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Top 20 cars with the best resale value revealed

Toyota and Honda lead the way for car brands holding their value, new research has revealed.

Looking for a new car but don’t want its value to dramatically plunge after you drive away? An expert has revealed the cars that hold their value the best and the ways you can maximise your car’s resale value.

Whether you drive a luxury sedan or an SUV, the reality is your car is likely to lose its value from the day you buy it. Depending on the new car you choose, it’s estimated that between 10 to 15 per cent of its value will vanish the moment you drive it away.

But AutoGrab chief commercial officer Saxon Odgers told Yahoo Finance there are ways you can help retain your car’s resale value, including choosing the right car in the first place.

Toyota Yaris and other cars.
A Toyota Yaris is among the cars the hold their value the best, new research has found. (Source: Getty)

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“Some car brands retain their value better than others due to factors like reliability, brand perception, and resale demand,” Odgers said.


“Toyota vehicles are proof of this, with the cars showing strong retained value in the Automotive Insights Report. Cars with a history of reliability issues may depreciate more quickly.”

Some near-new Toyota models, for example, are worth more on average than what they cost new. Here’s a look at the car makes and models with the highest average retained values.


Top 10 cars and SUVs: 2-4 years old


  1. Toyota 86 - 109.5%

  2. Toyota Yaris - 103.4%

  3. Honda Jazz - 99.8%

  4. Suzuki Swift - 97.1%

  5. Ford Mustang - 95.4%


  1. Suzuki Jimny - 126.3%

  2. Toyota Landcruiser - 109.9%

  3. Toyota Yaris Cross - 105.7%

  4. Land Rover Defender - 97.8%

  5. Toyota RAV4 - 96.2%

Top 10 cars and SUVs: 5-7 years old


  1. Mitsubishi Mirage - 123.3%

  2. Fiat 500 - 113.5%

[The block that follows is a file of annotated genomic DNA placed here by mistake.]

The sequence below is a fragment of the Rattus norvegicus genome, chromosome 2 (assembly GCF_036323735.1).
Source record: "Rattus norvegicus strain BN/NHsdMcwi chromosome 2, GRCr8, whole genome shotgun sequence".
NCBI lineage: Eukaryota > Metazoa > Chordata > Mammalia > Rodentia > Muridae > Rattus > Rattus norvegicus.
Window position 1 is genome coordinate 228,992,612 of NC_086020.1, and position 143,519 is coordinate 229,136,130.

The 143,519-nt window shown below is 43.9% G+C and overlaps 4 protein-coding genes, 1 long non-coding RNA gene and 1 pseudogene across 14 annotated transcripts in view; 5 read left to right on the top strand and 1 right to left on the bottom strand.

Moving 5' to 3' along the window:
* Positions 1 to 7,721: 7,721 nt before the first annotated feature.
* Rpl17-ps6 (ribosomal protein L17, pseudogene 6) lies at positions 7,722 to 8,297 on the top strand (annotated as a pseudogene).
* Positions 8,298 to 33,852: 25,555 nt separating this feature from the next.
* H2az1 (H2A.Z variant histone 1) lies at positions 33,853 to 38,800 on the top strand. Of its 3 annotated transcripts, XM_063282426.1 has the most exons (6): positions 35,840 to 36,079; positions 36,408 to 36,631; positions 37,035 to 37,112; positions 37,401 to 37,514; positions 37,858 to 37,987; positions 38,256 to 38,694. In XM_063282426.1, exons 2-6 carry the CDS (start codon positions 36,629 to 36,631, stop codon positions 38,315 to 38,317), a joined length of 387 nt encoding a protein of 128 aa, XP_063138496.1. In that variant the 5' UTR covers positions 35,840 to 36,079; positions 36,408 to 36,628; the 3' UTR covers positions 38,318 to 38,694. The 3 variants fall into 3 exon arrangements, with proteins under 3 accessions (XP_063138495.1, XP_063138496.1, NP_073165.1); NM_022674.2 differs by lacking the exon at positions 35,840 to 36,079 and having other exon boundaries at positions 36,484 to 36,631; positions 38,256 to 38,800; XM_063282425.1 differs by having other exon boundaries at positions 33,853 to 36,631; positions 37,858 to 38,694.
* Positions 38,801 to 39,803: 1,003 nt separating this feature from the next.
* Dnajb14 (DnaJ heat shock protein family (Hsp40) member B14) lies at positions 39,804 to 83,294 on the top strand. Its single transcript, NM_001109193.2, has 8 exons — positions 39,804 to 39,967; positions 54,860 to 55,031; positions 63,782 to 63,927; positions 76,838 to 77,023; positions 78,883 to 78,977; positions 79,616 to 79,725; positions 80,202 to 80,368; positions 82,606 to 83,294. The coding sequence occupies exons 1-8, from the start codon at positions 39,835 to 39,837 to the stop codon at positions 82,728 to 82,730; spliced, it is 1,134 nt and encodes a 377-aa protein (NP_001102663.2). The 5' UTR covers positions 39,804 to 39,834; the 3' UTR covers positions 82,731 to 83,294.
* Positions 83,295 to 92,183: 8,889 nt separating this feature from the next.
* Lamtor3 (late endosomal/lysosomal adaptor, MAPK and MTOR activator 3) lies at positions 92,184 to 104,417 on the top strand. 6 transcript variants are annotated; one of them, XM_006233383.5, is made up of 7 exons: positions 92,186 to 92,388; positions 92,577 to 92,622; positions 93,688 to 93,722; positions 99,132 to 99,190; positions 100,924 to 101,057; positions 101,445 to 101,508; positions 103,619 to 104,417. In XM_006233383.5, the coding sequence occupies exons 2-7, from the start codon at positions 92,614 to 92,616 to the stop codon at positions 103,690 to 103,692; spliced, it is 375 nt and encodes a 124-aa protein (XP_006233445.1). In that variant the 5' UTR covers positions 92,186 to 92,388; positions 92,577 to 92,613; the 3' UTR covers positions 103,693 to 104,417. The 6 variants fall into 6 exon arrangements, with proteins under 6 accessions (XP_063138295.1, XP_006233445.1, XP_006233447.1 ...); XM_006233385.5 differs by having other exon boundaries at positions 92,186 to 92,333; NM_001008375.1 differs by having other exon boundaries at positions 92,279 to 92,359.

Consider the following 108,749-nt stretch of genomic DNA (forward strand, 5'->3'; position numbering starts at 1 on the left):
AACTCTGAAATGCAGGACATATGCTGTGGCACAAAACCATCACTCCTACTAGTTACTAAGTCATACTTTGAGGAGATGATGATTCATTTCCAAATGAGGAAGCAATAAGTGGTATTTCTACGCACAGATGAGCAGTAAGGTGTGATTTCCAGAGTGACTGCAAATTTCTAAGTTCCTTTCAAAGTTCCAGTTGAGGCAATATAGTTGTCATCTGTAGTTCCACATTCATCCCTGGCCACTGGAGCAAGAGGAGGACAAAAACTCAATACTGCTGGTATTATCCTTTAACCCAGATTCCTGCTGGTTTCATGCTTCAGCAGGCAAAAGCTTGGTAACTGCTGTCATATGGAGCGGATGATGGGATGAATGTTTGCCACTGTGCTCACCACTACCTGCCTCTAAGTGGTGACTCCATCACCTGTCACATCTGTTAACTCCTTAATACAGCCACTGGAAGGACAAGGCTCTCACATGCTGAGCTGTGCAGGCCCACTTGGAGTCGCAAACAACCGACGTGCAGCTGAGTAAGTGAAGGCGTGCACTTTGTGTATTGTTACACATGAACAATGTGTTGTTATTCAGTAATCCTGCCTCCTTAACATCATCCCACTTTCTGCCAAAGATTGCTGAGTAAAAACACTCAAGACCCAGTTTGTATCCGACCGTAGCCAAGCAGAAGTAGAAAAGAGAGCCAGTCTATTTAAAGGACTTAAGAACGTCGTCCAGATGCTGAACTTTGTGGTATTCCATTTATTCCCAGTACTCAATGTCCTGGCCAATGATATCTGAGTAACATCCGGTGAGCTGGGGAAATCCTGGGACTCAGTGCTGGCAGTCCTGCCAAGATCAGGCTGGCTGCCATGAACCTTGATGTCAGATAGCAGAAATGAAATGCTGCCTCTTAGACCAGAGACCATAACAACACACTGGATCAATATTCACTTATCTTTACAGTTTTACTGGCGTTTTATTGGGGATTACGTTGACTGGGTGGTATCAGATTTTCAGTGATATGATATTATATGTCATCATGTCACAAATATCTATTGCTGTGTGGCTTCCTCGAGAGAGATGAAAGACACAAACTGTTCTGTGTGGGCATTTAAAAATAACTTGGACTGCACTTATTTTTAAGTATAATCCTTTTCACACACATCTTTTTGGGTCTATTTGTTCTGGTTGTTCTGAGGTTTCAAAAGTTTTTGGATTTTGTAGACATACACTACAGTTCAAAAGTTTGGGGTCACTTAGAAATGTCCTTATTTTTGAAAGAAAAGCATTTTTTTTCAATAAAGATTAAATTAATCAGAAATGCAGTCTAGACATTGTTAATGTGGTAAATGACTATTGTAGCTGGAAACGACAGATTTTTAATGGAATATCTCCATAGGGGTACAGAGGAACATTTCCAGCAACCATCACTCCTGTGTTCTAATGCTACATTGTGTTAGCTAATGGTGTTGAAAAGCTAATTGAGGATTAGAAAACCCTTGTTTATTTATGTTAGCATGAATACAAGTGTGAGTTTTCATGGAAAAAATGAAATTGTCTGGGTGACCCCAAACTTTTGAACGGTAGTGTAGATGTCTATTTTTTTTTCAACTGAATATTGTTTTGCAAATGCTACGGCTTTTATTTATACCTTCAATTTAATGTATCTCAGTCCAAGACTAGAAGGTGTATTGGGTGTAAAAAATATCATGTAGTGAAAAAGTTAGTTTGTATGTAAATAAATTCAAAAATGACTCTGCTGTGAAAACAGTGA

3. Toyota Yarris - 93.5%

  4. Toyota Prius C - 92.3%

  5. Kia Picanto - 87.9%


  1. Toyota Landcruiser - 89.6%

  2. Suzuki Ignis - 87.4%

  3. Nissan Patrol - 83.0%

  4. Jeep Wrangler - 82.3%

  5. Toyota Fortuner - 78.8%

Top tips to maximise your car’s resale value

Along with brand reputation, Odgers said high mileage, poor maintenance history and a history of accidents or damage could cause a car to depreciate faster.

“When possible, opt for other modes of transport for shorter trips to slow down your car’s depreciation rates,” Odgers said.

“Regular maintenance helps preserve a car's condition and value. Being able to demonstrate regular servicing will build confidence in purchasers and reduce depreciation.”

Economic factors, such as fluctuations in fuel prices, interest rates, changing consumer preferences, and supply factors can also impact depreciation rates.

Buying a used car is another way to avoid rapid depreciation, Odgers said, along with doing your research into the specific make and model and its average retained value.

“Consumers looking for vehicles that maintain their value over time will find comfort in the consistency of Toyota and Honda,” Odgers said.

“The data highlights the market demand for these models, offering reassurance to both current owners and prospective buyers alike."

In terms of which cars to avoid, one Aussie mechanic told Yahoo Finance Volkswagen, Jeeps, SsangYong and Land Rovers often run into common problems and are expensive to fix.

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